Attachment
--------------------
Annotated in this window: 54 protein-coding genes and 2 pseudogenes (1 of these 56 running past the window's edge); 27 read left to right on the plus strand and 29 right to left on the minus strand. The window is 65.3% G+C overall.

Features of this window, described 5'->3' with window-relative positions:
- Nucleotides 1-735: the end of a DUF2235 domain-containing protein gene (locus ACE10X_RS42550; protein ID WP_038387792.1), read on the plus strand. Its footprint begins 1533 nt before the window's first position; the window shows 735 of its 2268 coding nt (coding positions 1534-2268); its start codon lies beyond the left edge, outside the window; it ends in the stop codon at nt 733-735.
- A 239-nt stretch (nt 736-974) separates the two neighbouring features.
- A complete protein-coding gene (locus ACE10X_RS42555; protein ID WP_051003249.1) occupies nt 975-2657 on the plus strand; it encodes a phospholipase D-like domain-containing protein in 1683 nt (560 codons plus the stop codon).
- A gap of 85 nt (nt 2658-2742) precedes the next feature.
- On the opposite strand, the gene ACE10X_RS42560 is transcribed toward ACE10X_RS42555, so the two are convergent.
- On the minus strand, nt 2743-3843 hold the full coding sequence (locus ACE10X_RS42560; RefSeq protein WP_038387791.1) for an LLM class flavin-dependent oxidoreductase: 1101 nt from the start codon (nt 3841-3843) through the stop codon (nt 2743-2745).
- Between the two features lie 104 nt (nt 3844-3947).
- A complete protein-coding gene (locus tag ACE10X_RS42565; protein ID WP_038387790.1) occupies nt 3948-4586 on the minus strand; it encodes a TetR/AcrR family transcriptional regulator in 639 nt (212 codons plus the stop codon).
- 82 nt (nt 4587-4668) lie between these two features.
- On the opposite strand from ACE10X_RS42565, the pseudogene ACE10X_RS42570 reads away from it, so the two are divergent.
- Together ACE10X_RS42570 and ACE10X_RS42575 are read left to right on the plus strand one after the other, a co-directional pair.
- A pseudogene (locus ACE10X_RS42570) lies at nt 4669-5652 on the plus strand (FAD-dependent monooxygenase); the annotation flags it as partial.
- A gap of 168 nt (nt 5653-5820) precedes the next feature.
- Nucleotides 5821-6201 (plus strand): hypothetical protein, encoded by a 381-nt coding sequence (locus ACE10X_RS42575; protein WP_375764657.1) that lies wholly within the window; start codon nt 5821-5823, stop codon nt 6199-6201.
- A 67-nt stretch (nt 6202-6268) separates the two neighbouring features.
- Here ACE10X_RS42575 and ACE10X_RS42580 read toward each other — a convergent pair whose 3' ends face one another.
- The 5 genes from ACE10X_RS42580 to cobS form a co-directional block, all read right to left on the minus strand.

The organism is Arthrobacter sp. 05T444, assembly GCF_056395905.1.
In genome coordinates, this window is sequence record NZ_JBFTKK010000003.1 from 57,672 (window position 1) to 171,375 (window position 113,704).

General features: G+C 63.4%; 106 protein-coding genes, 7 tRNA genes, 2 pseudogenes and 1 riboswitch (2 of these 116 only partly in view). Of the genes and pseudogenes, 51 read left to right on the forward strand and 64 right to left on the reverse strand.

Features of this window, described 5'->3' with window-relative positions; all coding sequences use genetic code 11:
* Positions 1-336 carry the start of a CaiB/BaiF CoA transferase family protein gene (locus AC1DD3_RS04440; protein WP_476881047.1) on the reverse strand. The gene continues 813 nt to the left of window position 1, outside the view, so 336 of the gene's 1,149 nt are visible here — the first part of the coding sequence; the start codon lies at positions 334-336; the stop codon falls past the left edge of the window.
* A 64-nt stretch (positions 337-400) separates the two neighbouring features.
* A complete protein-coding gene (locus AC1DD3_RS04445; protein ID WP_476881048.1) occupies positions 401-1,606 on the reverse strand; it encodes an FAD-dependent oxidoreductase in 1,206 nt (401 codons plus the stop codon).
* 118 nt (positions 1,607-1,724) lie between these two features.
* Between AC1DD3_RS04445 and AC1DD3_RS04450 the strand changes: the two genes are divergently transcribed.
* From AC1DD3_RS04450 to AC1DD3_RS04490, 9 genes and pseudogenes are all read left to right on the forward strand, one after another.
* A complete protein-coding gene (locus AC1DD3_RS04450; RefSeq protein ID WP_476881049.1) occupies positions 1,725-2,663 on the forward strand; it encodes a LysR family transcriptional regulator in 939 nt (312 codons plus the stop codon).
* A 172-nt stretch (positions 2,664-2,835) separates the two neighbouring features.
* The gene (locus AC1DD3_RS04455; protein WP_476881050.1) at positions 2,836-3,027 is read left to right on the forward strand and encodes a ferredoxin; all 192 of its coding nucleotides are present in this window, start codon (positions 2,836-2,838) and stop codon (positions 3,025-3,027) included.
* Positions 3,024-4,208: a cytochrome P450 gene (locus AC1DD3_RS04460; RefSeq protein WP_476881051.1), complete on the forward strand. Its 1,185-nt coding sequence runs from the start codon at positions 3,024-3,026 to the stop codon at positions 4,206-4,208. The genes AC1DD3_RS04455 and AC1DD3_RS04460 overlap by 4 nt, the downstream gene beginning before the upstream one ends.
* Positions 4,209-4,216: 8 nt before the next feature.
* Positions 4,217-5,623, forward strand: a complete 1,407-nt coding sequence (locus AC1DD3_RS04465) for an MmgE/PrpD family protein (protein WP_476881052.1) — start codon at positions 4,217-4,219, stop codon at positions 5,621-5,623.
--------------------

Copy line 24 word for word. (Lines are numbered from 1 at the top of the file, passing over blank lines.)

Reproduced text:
* Positions 1-336 carry the start of a CaiB/BaiF CoA transferase family protein gene (locus AC1DD3_RS04440; protein WP_476881047.1) on the reverse strand. The gene continues 813 nt to the left of window position 1, outside the view, so 336 of the gene's 1,149 nt are visible here — the first part of the coding sequence; the start codon lies at positions 334-336; the stop codon falls past the left edge of the window.